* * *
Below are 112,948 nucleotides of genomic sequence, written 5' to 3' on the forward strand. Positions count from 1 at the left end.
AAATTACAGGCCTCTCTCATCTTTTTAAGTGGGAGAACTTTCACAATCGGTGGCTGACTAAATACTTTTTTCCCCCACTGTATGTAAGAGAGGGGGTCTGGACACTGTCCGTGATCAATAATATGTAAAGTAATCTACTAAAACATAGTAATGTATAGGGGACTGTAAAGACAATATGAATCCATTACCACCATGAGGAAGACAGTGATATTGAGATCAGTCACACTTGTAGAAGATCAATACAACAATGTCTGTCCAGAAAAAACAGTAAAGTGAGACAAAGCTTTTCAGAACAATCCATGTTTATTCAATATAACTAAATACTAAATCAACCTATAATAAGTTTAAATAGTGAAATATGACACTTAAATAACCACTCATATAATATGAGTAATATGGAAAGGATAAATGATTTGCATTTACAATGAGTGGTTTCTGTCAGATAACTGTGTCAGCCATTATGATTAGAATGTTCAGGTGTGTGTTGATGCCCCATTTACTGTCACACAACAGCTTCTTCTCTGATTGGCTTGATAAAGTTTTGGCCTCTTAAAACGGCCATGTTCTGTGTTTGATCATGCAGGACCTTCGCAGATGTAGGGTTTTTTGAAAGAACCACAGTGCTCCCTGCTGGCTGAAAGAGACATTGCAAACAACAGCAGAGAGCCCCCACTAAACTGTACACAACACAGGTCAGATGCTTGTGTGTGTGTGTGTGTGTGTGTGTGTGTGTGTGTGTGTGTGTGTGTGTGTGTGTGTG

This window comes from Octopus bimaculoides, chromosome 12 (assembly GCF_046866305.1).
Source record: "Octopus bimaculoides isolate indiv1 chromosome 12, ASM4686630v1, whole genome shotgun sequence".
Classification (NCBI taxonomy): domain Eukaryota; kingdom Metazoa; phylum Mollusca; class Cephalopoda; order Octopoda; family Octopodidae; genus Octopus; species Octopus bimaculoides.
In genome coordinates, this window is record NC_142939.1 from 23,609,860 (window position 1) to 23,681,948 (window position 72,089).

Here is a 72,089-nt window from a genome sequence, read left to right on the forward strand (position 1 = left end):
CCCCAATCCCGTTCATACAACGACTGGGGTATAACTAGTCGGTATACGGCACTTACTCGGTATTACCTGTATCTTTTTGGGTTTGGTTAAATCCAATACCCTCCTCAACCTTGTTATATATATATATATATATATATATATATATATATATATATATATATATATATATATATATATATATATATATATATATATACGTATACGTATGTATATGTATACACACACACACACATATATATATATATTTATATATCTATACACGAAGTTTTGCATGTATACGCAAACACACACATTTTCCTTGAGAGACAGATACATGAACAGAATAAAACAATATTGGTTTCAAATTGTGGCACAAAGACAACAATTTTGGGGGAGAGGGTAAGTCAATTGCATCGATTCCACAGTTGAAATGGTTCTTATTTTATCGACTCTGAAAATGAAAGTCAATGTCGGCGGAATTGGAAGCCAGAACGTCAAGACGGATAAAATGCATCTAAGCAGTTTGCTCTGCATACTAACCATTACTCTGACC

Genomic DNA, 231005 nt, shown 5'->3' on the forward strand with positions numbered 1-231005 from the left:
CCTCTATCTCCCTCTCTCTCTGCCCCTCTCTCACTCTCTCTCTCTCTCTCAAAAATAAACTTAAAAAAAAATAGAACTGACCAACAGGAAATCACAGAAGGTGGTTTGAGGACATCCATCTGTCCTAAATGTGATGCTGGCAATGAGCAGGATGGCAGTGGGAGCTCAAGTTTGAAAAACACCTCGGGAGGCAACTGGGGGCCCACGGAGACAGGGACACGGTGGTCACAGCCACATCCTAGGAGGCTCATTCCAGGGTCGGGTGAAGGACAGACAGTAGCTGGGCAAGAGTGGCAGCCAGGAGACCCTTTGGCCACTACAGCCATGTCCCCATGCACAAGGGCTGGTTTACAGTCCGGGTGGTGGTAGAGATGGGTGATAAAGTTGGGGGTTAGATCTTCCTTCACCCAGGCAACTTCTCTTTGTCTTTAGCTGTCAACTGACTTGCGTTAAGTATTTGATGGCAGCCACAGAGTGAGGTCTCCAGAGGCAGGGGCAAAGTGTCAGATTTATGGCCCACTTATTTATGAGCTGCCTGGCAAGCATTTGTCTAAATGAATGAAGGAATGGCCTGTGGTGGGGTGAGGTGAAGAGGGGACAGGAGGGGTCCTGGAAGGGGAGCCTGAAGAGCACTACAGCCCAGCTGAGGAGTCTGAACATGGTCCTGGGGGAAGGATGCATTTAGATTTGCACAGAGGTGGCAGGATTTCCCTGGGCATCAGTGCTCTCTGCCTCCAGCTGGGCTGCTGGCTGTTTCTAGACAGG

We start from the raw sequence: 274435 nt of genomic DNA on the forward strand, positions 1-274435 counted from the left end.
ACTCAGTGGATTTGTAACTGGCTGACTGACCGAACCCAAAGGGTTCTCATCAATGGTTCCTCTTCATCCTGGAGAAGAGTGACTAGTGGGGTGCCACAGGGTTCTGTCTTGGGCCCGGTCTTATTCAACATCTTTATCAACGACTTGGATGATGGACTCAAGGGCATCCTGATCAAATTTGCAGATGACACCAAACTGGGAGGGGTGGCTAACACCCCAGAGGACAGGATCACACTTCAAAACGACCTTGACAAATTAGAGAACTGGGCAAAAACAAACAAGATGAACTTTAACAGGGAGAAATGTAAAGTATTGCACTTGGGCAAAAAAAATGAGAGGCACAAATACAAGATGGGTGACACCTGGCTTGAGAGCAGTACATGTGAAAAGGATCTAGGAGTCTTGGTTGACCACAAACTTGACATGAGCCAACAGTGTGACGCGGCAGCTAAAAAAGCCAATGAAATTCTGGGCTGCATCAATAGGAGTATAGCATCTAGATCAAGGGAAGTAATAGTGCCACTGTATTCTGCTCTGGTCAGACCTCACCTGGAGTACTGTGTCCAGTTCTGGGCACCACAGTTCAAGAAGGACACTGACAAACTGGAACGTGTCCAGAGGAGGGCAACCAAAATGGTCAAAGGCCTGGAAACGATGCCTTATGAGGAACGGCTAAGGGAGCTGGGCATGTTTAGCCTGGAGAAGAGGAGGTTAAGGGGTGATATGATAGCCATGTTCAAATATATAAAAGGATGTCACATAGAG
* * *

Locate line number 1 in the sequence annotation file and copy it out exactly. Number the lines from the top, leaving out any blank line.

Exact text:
Below are 112,948 nucleotides of genomic sequence, written 5' to 3' on the forward strand. Positions count from 1 at the left end.